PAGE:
3 For a discussion of cash balance pension plans, see Kenneth R. Elliott and James H. Moore, Jr., "Cash Balance Pension Plans: The New Wave," Compensation and Working Conditions, Summer 2000, pp. 3-11.
4 Much of the discussion on employer objectives is taken from Charles D. Spencer & Associates, Inc., "Pension Equity Plans: Comparison of Plan Features Reveals Ability to Satisfy Mid-Career New Hires," Spencer’s Research Reports on Employee Benefits (Chicago, IL, Charles D. Spencer & Associates, Inc. July 8, 1994).
5 For a discussion of hybrid plans, see Robert L. Clark, John J. Haley, and Sylvester J. Schieber, "Adopting Hybrid Pension Plans: Financial and Communications Issues," Benefits Quarterly, First Quarter 2001, pp. 7-17.
6 For information on early Pension Equity Plans, see "More Employers Choosing Pension Equity Plans," Watson Wyatt Insider, June 1996. See also "Hybrid Retirement Plans: The Retirement Income System Continues to Evolve," EBRI Issue Brief No. 171, (Employee Benefit Research Institute), March 1996.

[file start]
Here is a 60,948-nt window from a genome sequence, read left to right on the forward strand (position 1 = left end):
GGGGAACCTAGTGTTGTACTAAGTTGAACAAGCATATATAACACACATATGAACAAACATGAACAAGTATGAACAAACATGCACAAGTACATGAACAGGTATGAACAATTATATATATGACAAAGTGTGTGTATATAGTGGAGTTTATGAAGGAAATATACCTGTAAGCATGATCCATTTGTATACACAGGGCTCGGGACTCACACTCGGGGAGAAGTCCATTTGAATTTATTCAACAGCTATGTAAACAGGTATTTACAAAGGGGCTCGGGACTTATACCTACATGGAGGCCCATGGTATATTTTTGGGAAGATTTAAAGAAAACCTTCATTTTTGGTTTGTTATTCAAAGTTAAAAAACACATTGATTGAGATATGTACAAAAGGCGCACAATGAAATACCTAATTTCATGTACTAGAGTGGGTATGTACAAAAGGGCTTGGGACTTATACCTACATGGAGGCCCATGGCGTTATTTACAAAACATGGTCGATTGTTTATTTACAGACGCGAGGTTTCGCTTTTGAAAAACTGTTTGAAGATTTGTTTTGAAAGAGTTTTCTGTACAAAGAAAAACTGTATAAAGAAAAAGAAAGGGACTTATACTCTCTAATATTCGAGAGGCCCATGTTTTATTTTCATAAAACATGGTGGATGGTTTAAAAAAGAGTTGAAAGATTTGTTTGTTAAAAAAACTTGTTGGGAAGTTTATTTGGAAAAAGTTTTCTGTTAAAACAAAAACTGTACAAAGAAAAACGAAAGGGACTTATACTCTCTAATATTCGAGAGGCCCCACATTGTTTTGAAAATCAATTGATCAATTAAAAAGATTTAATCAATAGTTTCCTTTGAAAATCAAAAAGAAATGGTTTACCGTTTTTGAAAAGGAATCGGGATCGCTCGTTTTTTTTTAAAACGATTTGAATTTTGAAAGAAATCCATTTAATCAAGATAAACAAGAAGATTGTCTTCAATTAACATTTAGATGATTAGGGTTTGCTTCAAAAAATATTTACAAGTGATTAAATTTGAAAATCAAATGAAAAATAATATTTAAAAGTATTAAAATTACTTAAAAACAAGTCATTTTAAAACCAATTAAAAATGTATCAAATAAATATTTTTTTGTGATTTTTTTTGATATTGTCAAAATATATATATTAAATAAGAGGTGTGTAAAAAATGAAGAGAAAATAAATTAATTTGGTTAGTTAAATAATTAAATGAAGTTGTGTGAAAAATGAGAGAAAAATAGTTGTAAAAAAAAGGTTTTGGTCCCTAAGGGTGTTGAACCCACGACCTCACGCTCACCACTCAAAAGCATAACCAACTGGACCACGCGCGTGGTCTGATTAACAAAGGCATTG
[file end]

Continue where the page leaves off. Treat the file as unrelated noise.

7 Data are from the BLS surveys of employee benefits. Data for 1988 and 1997 are for full-time workers in large private establishments (those with 100 or more workers). Data for 2000 are for full-time workers in all private establishments, regardless of employment. Other sources indicate growth in hybrid plans as well. Data from Watson Wyatt International, for example, indicate that 22 percent of Fortune 100 companies offered hybrid pension plans in 1998; by 2000, the figure had risen to 32 percent. See Watson Wyatt Worldwide, on the Internet at http://watsonwyatt.com/news/press.asp?ID=6820
8 For more examples of variations in pension equity plans, see "More Employers Choosing Pension Equity Plans," Watson Wyatt Insider, 1996, pp. 7-9.